As for actual gameplay, your character collects pieces of cloth that fly through the wind in the environments (the equivalent of Flower's petals). Collect enough cloth, and those pieces combine to create a larger cloth that can be used as a platform to the next area. The aforementioned "sing" function is still being worked on, but one of its uses is to bring in nearby cloth pieces. Your character can use the cloth to fly short distances, and you can slide down large sand dunes, as well as surf along the fast-moving sand "waves" that ripple through certain parts of the landscape.

The idea of Journey, according to Chen, is to provide a different feeling to a video game player that isn't based on the acquisition and employment of power. He introduced us to the game by recounting a conversation he had with a former astronaut, and how people who have set foot on the moon and seen the Earth so far away have experienced some sort of spiritual change; everything about their existence suddenly seemed very small. That's the same sort of vibe he's trying to ellicit in Journey. We'll find out if he's successful when the game comes out, according to him, "hopefully next year."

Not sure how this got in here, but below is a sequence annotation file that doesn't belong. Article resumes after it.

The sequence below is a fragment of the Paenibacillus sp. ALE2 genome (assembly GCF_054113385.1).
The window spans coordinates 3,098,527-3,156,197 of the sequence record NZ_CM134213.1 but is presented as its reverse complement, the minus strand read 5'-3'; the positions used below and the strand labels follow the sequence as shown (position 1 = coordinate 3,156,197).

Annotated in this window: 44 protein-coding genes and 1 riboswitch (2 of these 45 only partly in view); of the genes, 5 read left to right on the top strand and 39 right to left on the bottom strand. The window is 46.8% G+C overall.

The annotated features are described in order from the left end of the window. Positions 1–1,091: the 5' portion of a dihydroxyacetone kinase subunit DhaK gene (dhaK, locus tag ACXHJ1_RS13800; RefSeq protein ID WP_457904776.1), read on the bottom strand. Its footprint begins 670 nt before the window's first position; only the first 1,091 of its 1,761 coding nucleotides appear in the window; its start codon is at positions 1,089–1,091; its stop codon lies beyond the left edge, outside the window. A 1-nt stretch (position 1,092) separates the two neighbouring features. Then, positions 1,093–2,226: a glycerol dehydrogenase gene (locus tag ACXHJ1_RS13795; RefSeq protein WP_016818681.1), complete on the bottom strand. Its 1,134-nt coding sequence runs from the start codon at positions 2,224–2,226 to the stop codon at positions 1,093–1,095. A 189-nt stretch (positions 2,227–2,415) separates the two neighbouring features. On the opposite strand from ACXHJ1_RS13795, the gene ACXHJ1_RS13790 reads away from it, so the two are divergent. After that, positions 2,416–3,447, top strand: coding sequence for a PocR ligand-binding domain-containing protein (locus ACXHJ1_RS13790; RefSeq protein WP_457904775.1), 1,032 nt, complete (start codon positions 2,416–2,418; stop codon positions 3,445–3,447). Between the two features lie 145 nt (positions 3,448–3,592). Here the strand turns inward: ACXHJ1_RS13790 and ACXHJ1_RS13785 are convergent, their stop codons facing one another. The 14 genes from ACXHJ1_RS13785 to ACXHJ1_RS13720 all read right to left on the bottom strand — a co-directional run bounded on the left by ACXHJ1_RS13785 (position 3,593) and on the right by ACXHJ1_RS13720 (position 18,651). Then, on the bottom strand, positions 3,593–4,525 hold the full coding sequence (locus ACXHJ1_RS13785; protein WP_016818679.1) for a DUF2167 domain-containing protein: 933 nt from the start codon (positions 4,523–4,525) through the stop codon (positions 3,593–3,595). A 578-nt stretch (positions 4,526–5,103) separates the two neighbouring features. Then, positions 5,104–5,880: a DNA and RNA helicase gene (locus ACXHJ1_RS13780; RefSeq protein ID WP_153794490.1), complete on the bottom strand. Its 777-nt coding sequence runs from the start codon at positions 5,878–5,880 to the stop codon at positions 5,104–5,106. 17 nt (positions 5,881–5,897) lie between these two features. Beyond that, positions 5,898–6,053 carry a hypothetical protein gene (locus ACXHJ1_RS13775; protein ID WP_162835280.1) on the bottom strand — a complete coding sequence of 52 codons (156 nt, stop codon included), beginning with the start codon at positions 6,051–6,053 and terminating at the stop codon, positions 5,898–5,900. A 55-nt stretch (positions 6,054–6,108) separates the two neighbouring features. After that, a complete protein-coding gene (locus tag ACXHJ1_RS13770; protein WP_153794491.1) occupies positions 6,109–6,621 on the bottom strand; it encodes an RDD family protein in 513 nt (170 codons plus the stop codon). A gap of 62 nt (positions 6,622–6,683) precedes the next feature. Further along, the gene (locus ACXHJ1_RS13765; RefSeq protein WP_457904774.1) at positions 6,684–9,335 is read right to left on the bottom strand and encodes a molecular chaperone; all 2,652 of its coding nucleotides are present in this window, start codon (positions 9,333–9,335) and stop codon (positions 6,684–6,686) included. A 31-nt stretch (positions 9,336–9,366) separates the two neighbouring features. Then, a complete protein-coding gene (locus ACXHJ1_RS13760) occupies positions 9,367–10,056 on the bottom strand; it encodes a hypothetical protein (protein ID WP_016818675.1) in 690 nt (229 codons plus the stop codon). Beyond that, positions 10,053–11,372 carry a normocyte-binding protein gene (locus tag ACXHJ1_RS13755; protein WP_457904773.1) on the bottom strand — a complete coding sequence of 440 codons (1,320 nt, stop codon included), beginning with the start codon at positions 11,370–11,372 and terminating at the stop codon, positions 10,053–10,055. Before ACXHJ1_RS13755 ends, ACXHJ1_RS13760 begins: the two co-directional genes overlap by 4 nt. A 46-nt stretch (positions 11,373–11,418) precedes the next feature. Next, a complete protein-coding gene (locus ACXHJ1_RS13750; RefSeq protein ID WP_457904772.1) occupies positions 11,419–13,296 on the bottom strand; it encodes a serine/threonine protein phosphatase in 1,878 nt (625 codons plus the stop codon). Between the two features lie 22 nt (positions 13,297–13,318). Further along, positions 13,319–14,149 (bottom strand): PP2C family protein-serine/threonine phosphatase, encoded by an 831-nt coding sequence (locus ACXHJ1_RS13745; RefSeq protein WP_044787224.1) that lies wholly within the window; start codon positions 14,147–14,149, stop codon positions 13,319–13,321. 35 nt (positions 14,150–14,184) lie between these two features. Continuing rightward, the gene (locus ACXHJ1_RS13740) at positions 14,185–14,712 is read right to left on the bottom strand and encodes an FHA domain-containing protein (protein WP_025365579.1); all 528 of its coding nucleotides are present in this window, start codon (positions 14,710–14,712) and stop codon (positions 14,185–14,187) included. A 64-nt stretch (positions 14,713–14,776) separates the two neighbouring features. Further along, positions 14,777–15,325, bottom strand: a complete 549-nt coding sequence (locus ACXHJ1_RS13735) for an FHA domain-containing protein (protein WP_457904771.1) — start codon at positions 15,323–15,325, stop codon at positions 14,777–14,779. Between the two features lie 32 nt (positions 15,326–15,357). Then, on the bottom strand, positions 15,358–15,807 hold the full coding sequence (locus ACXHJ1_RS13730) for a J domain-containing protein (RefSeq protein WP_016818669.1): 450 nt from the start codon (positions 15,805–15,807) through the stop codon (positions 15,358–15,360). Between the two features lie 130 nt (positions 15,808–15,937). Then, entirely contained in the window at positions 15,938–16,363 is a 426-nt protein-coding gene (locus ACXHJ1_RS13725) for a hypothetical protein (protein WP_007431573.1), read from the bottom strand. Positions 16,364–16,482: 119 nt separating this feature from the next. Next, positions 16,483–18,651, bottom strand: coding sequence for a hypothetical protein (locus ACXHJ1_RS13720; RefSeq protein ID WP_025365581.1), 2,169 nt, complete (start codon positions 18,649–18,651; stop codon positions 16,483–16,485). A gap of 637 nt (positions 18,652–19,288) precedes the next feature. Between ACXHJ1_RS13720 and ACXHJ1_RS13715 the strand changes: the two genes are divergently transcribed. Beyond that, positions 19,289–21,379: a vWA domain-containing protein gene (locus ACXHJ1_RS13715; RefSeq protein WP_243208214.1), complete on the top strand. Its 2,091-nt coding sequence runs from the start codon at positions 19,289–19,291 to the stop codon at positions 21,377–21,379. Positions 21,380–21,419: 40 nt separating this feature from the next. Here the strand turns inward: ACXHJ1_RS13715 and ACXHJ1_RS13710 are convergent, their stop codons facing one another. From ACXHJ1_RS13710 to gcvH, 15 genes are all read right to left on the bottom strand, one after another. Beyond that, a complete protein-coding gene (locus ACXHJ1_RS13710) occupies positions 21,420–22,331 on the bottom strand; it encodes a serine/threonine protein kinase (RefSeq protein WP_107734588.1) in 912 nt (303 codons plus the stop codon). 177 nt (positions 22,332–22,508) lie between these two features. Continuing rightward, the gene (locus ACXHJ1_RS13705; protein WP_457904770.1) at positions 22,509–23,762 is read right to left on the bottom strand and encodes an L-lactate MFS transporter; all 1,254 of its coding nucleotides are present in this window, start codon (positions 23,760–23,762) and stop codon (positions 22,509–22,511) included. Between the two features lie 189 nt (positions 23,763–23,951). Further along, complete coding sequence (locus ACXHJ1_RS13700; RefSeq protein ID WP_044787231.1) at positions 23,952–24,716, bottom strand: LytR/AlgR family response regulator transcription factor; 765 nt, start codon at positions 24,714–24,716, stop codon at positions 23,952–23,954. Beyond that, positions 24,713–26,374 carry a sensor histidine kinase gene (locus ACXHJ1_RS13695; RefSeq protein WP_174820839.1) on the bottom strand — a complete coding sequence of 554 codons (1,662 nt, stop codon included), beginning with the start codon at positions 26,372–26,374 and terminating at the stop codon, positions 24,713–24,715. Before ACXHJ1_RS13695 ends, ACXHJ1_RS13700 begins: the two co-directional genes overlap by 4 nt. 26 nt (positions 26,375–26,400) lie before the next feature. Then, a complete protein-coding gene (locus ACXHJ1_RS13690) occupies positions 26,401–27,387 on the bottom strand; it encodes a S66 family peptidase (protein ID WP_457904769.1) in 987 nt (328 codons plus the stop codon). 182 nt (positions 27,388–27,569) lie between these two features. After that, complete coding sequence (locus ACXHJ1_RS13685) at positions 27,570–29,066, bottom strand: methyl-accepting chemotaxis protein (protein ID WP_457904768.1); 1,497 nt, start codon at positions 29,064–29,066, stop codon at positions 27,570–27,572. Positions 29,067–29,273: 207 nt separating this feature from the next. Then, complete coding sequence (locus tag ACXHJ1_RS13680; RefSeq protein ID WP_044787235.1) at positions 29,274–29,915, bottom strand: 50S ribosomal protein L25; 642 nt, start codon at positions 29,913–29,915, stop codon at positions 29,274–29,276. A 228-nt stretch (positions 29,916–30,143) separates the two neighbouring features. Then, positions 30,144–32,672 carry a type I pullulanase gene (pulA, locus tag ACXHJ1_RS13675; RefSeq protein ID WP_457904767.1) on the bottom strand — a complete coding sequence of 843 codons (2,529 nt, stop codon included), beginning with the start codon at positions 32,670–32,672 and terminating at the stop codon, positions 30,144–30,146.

(And if you care about such things, 3D support is still up in the air, and it will not support the Move controller.)

Comments are Closed

  • Tearlach64

    When described, this game almost sounds like a dream. Not "dream" like the ones we create when imagining things we aspire and set goals for in hopes of making a better future. No, a subconscious DREAM. I get the feeling the game itself will have the exact same experience as described this early in the gate; it will be vague and hard to understand even after its conclusion, but you will get a sense of awe and intrigue that you will be content with despite shortcomings in cognitive comprehension...like a dream.

    Posted: June 25, 2010 11:54 AM
    Tearlach64
  • HAMCHUNKS

    I don't need to know how it will work, if it TGC, im sold

    i love this part
    "The idea of Journey, according to Chen, is to provide a different feeling to a video game player that isn't based on the acquisition and employment of power. He introduced us to the game by recounting a conversation he had with a former astronaut, and how people who have set foot on the moon and seen the Earth so far away have experienced some sort of spiritual change; everything about their existence suddenly seemed very small. That's the same sort of vibe he's trying to ellicit in Journey.
    "

    Posted: June 22, 2010 1:43 PM
    HAMCHUNKS
  • Tim_1138

    From your description, I imagine something where you have to elicit the help of a stranger online to help you progress to the next "area" and then the two of you have to find another group of two to move, and so until you have create huge crowd of hundreds that have to somehow work together to do something with the pyramid....

    I love these games because they make me use my imagination

    Posted: June 22, 2010 6:40 AM
    Tim_1138